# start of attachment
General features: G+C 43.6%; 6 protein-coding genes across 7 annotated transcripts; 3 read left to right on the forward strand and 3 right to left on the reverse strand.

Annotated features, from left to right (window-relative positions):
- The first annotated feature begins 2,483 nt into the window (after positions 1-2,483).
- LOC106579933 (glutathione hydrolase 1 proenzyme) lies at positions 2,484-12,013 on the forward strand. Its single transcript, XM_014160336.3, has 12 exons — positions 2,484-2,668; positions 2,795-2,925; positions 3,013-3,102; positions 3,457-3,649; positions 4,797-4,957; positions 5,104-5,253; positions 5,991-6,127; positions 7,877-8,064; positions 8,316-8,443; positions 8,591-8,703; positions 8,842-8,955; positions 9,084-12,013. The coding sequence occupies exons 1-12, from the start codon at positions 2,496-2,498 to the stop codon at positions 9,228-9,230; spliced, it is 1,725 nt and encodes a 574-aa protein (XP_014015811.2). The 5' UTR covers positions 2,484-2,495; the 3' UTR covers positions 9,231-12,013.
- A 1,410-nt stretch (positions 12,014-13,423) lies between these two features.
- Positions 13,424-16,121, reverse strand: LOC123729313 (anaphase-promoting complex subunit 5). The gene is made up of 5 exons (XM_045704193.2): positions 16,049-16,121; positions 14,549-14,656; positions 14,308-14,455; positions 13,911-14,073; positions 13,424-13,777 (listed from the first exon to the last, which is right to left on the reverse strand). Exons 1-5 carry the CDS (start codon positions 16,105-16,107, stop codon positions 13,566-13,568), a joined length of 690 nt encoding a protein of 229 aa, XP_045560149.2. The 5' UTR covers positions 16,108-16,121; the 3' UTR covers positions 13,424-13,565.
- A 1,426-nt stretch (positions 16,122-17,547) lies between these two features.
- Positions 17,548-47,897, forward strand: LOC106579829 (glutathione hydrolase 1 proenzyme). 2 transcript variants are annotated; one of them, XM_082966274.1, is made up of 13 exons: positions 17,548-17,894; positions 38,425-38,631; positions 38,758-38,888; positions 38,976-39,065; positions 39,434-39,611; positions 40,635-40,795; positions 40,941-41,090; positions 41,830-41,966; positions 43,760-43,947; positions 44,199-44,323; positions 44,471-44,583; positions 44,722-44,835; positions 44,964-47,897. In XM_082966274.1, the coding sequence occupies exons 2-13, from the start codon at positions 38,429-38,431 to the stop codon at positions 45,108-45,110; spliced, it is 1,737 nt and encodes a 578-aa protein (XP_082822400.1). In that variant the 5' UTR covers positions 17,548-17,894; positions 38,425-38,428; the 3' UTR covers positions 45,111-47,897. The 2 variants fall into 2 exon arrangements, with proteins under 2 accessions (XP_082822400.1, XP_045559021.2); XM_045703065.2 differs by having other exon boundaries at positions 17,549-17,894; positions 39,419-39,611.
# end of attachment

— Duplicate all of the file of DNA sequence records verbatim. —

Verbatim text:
General features: G+C 43.6%; 6 protein-coding genes across 7 annotated transcripts; 3 read left to right on the forward strand and 3 right to left on the reverse strand.

Annotated features, from left to right (window-relative positions):
- The first annotated feature begins 2,483 nt into the window (after positions 1-2,483).
- LOC106579933 (glutathione hydrolase 1 proenzyme) lies at positions 2,484-12,013 on the forward strand. Its single transcript, XM_014160336.3, has 12 exons — positions 2,484-2,668; positions 2,795-2,925; positions 3,013-3,102; positions 3,457-3,649; positions 4,797-4,957; positions 5,104-5,253; positions 5,991-6,127; positions 7,877-8,064; positions 8,316-8,443; positions 8,591-8,703; positions 8,842-8,955; positions 9,084-12,013. The coding sequence occupies exons 1-12, from the start codon at positions 2,496-2,498 to the stop codon at positions 9,228-9,230; spliced, it is 1,725 nt and encodes a 574-aa protein (XP_014015811.2). The 5' UTR covers positions 2,484-2,495; the 3' UTR covers positions 9,231-12,013.
- A 1,410-nt stretch (positions 12,014-13,423) lies between these two features.
- Positions 13,424-16,121, reverse strand: LOC123729313 (anaphase-promoting complex subunit 5). The gene is made up of 5 exons (XM_045704193.2): positions 16,049-16,121; positions 14,549-14,656; positions 14,308-14,455; positions 13,911-14,073; positions 13,424-13,777 (listed from the first exon to the last, which is right to left on the reverse strand). Exons 1-5 carry the CDS (start codon positions 16,105-16,107, stop codon positions 13,566-13,568), a joined length of 690 nt encoding a protein of 229 aa, XP_045560149.2. The 5' UTR covers positions 16,108-16,121; the 3' UTR covers positions 13,424-13,565.
- A 1,426-nt stretch (positions 16,122-17,547) lies between these two features.
- Positions 17,548-47,897, forward strand: LOC106579829 (glutathione hydrolase 1 proenzyme). 2 transcript variants are annotated; one of them, XM_082966274.1, is made up of 13 exons: positions 17,548-17,894; positions 38,425-38,631; positions 38,758-38,888; positions 38,976-39,065; positions 39,434-39,611; positions 40,635-40,795; positions 40,941-41,090; positions 41,830-41,966; positions 43,760-43,947; positions 44,199-44,323; positions 44,471-44,583; positions 44,722-44,835; positions 44,964-47,897. In XM_082966274.1, the coding sequence occupies exons 2-13, from the start codon at positions 38,429-38,431 to the stop codon at positions 45,108-45,110; spliced, it is 1,737 nt and encodes a 578-aa protein (XP_082822400.1). In that variant the 5' UTR covers positions 17,548-17,894; positions 38,425-38,428; the 3' UTR covers positions 45,111-47,897. The 2 variants fall into 2 exon arrangements, with proteins under 2 accessions (XP_082822400.1, XP_045559021.2); XM_045703065.2 differs by having other exon boundaries at positions 17,549-17,894; positions 39,419-39,611.